OpenAI’s release of ChatGPT in November 2022 ignited a renewed interest in artificial intelligence (AI) chatbots. Since then, AI has seemingly become synonymous with anything cool as companies rush to embed the technology.
Is AI nothing more than hype? Will it be the basis of the next “tech bubble?” “People call this a new paradigm in technology and it very well could be,” says Newton Investment Management equity research analyst Brian Byrnes, who points out that AI technology isn’t new, but rather the general populations’ exposure to it is.
“AI has been in the works for years. When ChatGPT was released to the public and all of a sudden we can all experience AI firsthand,” notes Byrnes. “Now we are getting a flurry of consumers experimenting with the technology, developers working with data and models, and companies investing in the technology.”
As with most technologies, AI chatbots like ChatGPT are only going to get better. With improved infrastructure such as graphic processing units (GPUs), cleaner and more robust data and more companies building high fidelity models, AI may begin infiltrating much of our digital lives, predicts Byrnes.
Companies positioned to potentially benefit
Monetization and adoption of AI technology may follow the hype. Companies that find the ideal use case for AI and get to market fast could profit, Byrnes notes. He predicts organizations that own customer data or are building the compute infrastructure behind the scenes, could be among the first to realize the potential financial benefits of AI.
“Those who have good, clean data are going to be the winners in this market,” says Byrnes. Companies that own that data, it can be used to train customized AI models that can in return be embedded in various applications.”
Customer Relationship Management software, for example, may be able to leverage AI to provide sales executives better information on current and prospective customers. Byrnes says such software may be able to factor in which potential buyers have the highest propensity to buy your product or predict when a current customer is likely to churn off your platform. “Embedding AI tools into current applications could disrupt a lot of software programs and productivity tools,” says Byrnes. “It could redefine the way we work and search.”
If AI continues to take off and workloads move to the cloud, certain tech giants could benefit.“We are already seeing GPU providers and cloud service providers generating AI revenue.”
What’s needed for an AI boom
Trust can be a major barrier for adoption of any technology. The big concerns involve the risk of data security and data integrity.
“I think there’s a little hesitation on enterprises to move their data into these large language models to mine select insights,” says Byrnes. “Are companies really going to put their data into these models and provide customers with answers that are wrong with no ability to check them?”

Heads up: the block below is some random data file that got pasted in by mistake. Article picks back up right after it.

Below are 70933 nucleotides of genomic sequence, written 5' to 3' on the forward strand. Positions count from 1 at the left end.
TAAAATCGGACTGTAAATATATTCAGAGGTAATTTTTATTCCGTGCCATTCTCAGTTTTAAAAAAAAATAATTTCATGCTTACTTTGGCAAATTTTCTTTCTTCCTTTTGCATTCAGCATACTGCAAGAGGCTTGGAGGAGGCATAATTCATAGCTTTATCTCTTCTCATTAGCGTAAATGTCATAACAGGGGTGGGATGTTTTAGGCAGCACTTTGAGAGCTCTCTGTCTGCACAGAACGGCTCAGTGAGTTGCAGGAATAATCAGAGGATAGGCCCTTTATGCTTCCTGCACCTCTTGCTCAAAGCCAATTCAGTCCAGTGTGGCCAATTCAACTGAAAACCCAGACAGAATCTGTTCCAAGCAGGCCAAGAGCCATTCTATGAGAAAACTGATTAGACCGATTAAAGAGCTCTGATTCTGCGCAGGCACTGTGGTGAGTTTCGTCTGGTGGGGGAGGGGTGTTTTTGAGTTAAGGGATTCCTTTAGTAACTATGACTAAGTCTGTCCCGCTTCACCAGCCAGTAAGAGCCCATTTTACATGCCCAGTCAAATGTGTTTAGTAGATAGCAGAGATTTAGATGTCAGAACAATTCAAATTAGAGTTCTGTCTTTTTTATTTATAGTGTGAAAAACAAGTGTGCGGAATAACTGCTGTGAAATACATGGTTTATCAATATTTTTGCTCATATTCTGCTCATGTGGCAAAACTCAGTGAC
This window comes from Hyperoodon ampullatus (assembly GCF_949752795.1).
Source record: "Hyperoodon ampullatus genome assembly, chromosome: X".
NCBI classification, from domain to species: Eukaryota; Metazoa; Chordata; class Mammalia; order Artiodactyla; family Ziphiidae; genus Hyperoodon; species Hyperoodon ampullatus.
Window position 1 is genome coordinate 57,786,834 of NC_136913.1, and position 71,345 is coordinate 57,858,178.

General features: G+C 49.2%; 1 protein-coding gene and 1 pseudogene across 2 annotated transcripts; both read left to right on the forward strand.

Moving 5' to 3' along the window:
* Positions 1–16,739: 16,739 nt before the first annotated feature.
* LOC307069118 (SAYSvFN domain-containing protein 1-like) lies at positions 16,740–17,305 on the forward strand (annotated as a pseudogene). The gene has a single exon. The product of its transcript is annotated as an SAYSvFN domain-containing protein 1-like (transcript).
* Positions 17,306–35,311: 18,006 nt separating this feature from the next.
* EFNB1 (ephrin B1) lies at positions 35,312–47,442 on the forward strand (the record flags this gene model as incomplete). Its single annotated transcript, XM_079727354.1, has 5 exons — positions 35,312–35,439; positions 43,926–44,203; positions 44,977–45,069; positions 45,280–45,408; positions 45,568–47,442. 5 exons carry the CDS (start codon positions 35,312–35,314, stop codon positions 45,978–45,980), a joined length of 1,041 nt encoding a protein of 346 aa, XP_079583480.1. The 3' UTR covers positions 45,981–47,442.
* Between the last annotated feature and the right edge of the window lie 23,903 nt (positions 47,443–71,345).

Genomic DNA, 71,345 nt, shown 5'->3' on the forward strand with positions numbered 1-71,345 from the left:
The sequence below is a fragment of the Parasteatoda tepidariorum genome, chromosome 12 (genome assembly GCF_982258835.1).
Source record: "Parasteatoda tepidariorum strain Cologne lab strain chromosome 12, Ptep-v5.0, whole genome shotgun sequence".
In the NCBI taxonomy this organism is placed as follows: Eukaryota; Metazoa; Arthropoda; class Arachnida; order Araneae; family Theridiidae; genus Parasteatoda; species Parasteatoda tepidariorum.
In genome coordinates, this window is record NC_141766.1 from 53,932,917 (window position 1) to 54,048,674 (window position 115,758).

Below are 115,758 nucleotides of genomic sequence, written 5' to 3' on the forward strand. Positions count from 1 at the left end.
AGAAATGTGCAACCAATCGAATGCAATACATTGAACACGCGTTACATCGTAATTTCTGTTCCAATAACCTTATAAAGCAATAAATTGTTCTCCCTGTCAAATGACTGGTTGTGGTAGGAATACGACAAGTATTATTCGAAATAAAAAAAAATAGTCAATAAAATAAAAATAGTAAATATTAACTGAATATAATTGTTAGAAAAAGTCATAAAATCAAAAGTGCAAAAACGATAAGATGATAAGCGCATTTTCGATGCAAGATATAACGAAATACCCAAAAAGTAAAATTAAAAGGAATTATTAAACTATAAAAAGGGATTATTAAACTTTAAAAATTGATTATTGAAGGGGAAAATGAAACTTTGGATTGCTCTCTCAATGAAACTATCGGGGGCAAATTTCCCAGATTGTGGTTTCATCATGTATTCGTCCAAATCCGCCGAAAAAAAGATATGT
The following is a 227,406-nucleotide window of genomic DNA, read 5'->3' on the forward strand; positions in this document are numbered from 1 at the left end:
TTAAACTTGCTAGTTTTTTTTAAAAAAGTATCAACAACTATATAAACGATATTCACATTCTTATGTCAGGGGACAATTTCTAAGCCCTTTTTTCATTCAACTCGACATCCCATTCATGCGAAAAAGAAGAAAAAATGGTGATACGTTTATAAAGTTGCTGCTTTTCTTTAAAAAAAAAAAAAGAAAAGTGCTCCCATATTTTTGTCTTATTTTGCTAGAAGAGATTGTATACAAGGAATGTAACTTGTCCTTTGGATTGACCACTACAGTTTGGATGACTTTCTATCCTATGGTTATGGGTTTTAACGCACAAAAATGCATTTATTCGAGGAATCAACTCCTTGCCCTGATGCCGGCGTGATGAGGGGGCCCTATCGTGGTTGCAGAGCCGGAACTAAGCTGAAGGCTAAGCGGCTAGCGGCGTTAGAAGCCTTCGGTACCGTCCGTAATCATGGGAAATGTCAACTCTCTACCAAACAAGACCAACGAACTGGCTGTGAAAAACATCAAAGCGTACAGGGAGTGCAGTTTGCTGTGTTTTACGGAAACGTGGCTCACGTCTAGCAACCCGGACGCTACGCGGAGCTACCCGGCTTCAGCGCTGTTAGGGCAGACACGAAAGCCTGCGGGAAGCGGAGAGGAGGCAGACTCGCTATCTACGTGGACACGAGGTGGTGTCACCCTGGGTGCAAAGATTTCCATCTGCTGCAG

This fear isn’t unique to AI. “When the public cloud was first starting, many organizations were skeptical of working in it,” reminds Byrnes. “Over time perception of cloud safety improved. Firms built trust.”
A similar scenario could play out for AI if companies and people see a benefit from allowing their data to be put safely into an AI model, similar to what the cloud did for costs and better computational power, says Byrnes.
Barriers to adoption
As far back as April 2021, the European Commission proposed the Artificial Intelligence Act (AI Act) to regulate the technology.1 In June 2023, the European Union inched closer to passing a draft of the law that will restrict what is deemed some of AI’s riskiest uses, such as facial recognition.2 AI regulation in the US is in the works, too, although still in the early stages.3
Numerous AI experts and industry executives have voiced concerns over the rapid development and adoption of the technology. In March 2023, Tesla CEO Elon Musk and Apple co-founder Steve Wozniak were among the key AI figures who signed an open letter calling for a pause on training AI systems more powerful than GPT-4.4
“These experts are calling for a pause in AI because they don’t really know what these systems are doing under the hood,” says Byrnes. “The AI systems could be smarter than humans and make connections through data we never can. Could AI be used for bad things?”
Concerns over the content used to train AI models is also being called into question. Not just about the accuracy of content, but who owns the copyright of that data and photos.
“There is a lot of conversation today around how AI language systems are being trained with the internet and potentially using misinformation,” says Byrnes. “There are also concerns about these models hallucinating (producing a false response). There are not enough humans to check every output.”
Currently there are at least a handful of community sites seeking compensation from developers using their data for bot training.5
Is AI poised to take over the world like some headlines propose? Byrnes compares AI to autonomous vehicles. “We thought by now autonomous cars would be all over the road, but we still have a ways to go.”
1 European Parliament. EU AI Act: first regulation on artificial intelligence. June 2023.
2 The New York Times. Europeans take major step toward regulating AI. June 2023.
3 The New York Times. In the US, regulating AI is in its ‘early days.’ July 2023.
4 The Future of Life Institute. Pause giant AI experiments: An open letter. March 2023.
5 Wired. Stack Overflow will charge AI giants for training data. April 2023.
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